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How to Subdivide your Section in Christchurch


How to Subdivide your Section in Christchurch
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If you have a large section of unused land, you may be considering subdivision. This is a great way to maximise your investment and use the land to its full potential. So, is it right for you? 

We delve into how to subdivide your section, breaking down the terminologies you may or may not know, and key steps to follow. We focus particularly on Christchurch, outlining all the key rules and requirements you’ll need to know. 

What is Subdividing?


Subdividing is the act of breaking up one piece of land into multiple smaller sections of separate, saleable certificates of title. Under the Resource Management Act (RMA), land subdivision may include a freehold subdivision, a leasehold subdivision, or a cross lease subdivision. 

During this process, you and the council can also impose limitations on landowners or occupiers for how the land can be used or developed.

Subdividing section

 

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The Christchurch Subdivision Process

Because of the number of steps involved, subdivisions can take some time to complete. A simple division can take three to four months, while a more complicated development can take significantly longer. 

While it is possible to undertake some of the processes yourself, there are a number of aspects requiring the services of consultants, such as a land surveyor, planning consultant, engineer, or lawyer. 

1. Research and preparation

Firstly, you will need to spend time researching the various regulations regarding your property, including those laid out in the Christchurch District Plan, Development Contributions Policy, and other documentation linked below

You may need a pre-application meeting, to determine what is required in your application and to identify any potential problems.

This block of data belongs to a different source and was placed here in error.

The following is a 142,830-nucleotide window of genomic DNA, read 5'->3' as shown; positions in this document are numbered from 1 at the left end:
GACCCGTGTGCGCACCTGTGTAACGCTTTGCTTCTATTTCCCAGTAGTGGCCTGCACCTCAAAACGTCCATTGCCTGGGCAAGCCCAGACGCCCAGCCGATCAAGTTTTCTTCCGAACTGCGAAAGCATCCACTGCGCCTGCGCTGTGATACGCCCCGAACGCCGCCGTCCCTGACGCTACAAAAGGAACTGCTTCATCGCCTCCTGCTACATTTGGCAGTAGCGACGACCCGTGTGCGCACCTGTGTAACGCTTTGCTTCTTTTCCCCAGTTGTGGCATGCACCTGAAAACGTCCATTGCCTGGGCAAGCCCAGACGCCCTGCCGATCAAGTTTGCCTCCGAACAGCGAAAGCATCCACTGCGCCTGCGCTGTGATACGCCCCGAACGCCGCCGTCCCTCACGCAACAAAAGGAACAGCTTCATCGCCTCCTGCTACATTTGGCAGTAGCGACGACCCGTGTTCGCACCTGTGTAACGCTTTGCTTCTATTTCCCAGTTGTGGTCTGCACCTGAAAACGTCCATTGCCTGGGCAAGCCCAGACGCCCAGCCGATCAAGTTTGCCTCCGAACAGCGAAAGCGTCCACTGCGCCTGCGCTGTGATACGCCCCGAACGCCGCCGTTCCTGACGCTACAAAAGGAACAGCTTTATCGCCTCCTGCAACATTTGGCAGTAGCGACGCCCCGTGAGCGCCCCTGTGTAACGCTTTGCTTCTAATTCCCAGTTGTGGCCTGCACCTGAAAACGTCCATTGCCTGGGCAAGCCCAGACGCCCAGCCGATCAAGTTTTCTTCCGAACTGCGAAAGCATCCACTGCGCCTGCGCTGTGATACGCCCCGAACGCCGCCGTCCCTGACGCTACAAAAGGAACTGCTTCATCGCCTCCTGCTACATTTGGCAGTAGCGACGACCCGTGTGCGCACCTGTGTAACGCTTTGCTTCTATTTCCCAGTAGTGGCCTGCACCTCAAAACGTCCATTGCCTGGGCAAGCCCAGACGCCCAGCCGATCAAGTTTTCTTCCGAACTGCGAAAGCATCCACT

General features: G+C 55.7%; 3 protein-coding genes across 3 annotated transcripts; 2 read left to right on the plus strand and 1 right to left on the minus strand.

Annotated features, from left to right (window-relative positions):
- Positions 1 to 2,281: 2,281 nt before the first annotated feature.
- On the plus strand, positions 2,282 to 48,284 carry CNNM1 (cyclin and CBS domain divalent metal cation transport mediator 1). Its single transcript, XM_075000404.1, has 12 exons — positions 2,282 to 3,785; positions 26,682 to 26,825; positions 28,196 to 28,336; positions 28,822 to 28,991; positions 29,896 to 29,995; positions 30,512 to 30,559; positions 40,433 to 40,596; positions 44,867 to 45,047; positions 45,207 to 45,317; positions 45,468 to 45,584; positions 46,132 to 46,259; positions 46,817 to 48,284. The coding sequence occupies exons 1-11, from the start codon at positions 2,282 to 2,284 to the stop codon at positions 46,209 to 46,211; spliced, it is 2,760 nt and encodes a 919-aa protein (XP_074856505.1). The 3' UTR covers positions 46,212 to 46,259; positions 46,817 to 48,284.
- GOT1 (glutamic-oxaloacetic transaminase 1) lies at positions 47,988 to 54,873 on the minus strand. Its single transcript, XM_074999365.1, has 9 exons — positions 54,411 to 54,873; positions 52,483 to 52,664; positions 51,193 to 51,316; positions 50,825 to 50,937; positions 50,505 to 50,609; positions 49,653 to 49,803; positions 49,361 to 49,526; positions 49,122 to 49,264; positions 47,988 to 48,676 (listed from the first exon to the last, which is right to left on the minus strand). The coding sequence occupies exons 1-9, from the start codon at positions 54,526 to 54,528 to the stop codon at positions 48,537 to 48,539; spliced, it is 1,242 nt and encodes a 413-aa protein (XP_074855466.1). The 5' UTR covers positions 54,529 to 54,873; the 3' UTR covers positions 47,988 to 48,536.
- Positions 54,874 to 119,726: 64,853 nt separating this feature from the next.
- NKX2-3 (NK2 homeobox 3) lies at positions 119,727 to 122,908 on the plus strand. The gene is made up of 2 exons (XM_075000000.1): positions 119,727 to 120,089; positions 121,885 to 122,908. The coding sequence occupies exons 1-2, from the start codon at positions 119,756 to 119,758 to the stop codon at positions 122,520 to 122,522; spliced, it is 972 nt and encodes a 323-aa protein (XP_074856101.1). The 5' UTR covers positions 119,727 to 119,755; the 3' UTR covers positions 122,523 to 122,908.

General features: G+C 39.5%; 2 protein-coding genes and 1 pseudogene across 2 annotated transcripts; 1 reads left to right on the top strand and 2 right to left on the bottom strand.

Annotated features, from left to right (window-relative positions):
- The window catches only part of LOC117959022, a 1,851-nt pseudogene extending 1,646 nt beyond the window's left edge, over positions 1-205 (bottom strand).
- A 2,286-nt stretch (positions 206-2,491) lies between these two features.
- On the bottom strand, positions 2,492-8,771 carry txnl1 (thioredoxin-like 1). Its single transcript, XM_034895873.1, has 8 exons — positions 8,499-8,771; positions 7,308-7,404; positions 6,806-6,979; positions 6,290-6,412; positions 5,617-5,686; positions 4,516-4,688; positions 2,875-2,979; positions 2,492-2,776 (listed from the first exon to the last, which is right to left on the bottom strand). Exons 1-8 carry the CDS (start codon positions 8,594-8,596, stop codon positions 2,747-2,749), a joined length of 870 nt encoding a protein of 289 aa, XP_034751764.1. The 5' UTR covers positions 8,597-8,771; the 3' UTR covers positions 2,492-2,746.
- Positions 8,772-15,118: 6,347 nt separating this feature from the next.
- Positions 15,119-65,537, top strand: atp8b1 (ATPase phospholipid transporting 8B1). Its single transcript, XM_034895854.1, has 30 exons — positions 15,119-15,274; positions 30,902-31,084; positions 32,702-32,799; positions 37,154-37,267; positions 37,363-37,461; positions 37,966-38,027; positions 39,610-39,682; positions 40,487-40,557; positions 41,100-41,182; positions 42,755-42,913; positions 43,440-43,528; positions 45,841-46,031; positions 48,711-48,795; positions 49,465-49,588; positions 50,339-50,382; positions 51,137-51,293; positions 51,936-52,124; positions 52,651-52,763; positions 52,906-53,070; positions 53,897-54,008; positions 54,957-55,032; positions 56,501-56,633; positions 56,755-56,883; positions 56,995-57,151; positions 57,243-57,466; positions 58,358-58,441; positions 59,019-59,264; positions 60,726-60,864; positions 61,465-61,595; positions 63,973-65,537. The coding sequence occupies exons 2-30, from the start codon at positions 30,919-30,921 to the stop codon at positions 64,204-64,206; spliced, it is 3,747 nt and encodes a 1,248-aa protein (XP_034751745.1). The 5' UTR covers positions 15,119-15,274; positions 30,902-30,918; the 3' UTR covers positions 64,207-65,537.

2. Submit your subdivision application

To submit your request, you must complete an application form and provide any supporting information, including: 

  • Plans and details of the site and proposal.

  • A list of reasons the proposal does not comply with the District Plan.

  • An assessment of environmental impacts.

  • Supporting documents relevant to your particular proposal.

  • An assessment of how your proposal fits with the objectives and policies in the District Plan and the purpose of the Resource Management Act. 

  • The required fee.

Consent applications must also include a plan showing the position of all new boundaries and the areas of allotments, existing and new reserves and access strips, areas to be set aside as new roads, and areas of land within rivers, lakes and the coastal marine area.

When you have completed your application, you can lodge it with Christchurch City Council via Online Services. Or, you can email it to resourceconsentapplications@ccc.govt.nz, post it to Resource Consents Unit, Christchurch City Council, PO Box 73013, Christchurch 8154, or submit it in person at the Civic Offices, 53 Hereford Street.

Rules for subdividing land

3. Application processed by the council

When your subdivision application is submitted, the Christchurch City Council will work through it to determine whether to accept or reject it. If they need more information, you will receive a Request for Information (RFI), which can delay the processing timeline. 

When the council is processing your application, they will have various experts review the proposal, complete a report, and issue their decision. 

4. Appeal period

Once the Council’s decision has been issued, you will have a certain amount of time to appeal or object to the decision. If you are not happy with the decision, or part of it, this is your opportunity to have your opinion heard and the application reassessed. 

5. Prepare the survey plan

When you and the Christchurch City Council have agreed on a proposal, the consent commences and engineering plans are submitted and approved. The survey plan will also be prepared and submitted for Council certification, under Section 223 of the Resource Management Act.